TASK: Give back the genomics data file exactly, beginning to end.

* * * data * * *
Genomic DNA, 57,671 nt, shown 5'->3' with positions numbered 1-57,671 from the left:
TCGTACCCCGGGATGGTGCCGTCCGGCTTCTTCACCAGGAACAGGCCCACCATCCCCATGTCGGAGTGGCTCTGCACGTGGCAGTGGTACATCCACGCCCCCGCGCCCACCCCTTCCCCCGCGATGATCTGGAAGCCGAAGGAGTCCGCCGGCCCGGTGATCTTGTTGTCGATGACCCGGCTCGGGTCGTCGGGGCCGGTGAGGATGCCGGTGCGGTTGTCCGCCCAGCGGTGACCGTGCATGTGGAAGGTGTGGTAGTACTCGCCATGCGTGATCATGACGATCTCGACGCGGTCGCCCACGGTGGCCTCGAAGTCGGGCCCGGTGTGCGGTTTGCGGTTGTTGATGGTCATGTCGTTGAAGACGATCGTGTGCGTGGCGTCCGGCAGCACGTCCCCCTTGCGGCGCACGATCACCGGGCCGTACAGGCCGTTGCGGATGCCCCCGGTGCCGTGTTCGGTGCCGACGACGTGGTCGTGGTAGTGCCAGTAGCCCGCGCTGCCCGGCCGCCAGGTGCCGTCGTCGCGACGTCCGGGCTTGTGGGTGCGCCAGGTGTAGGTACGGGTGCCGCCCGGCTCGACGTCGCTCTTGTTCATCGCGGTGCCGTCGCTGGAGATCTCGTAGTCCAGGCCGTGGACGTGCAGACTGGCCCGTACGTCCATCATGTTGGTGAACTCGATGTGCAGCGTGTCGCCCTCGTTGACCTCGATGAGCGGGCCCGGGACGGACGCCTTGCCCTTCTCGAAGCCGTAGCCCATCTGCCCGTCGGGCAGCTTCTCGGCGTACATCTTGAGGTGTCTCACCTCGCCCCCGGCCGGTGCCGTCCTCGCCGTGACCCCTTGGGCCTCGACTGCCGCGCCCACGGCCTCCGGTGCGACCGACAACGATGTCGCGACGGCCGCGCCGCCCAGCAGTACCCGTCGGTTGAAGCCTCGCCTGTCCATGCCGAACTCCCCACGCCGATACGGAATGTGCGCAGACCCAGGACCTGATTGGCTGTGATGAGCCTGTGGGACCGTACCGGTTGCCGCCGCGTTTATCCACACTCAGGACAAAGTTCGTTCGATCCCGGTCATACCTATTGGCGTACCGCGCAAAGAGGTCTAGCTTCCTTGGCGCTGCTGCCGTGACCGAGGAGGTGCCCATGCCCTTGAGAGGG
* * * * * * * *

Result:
Genomic DNA, 57,671 nt, shown 5'->3' with positions numbered 1-57,671 from the left:
TCGTACCCCGGGATGGTGCCGTCCGGCTTCTTCACCAGGAACAGGCCCACCATCCCCATGTCGGAGTGGCTCTGCACGTGGCAGTGGTACATCCACGCCCCCGCGCCCACCCCTTCCCCCGCGATGATCTGGAAGCCGAAGGAGTCCGCCGGCCCGGTGATCTTGTTGTCGATGACCCGGCTCGGGTCGTCGGGGCCGGTGAGGATGCCGGTGCGGTTGTCCGCCCAGCGGTGACCGTGCATGTGGAAGGTGTGGTAGTACTCGCCATGCGTGATCATGACGATCTCGACGCGGTCGCCCACGGTGGCCTCGAAGTCGGGCCCGGTGTGCGGTTTGCGGTTGTTGATGGTCATGTCGTTGAAGACGATCGTGTGCGTGGCGTCCGGCAGCACGTCCCCCTTGCGGCGCACGATCACCGGGCCGTACAGGCCGTTGCGGATGCCCCCGGTGCCGTGTTCGGTGCCGACGACGTGGTCGTGGTAGTGCCAGTAGCCCGCGCTGCCCGGCCGCCAGGTGCCGTCGTCGCGACGTCCGGGCTTGTGGGTGCGCCAGGTGTAGGTACGGGTGCCGCCCGGCTCGACGTCGCTCTTGTTCATCGCGGTGCCGTCGCTGGAGATCTCGTAGTCCAGGCCGTGGACGTGCAGACTGGCCCGTACGTCCATCATGTTGGTGAACTCGATGTGCAGCGTGTCGCCCTCGTTGACCTCGATGAGCGGGCCCGGGACGGACGCCTTGCCCTTCTCGAAGCCGTAGCCCATCTGCCCGTCGGGCAGCTTCTCGGCGTACATCTTGAGGTGTCTCACCTCGCCCCCGGCCGGTGCCGTCCTCGCCGTGACCCCTTGGGCCTCGACTGCCGCGCCCACGGCCTCCGGTGCGACCGACAACGATGTCGCGACGGCCGCGCCGCCCAGCAGTACCCGTCGGTTGAAGCCTCGCCTGTCCATGCCGAACTCCCCACGCCGATACGGAATGTGCGCAGACCCAGGACCTGATTGGCTGTGATGAGCCTGTGGGACCGTACCGGTTGCCGCCGCGTTTATCCACACTCAGGACAAAGTTCGTTCGATCCCGGTCATACCTATTGGCGTACCGCGCAAAGAGGTCTAGCTTCCTTGGCGCTGCTGCCGTGACCGAGGAGGTGCCCATGCCCTTGAGAGGG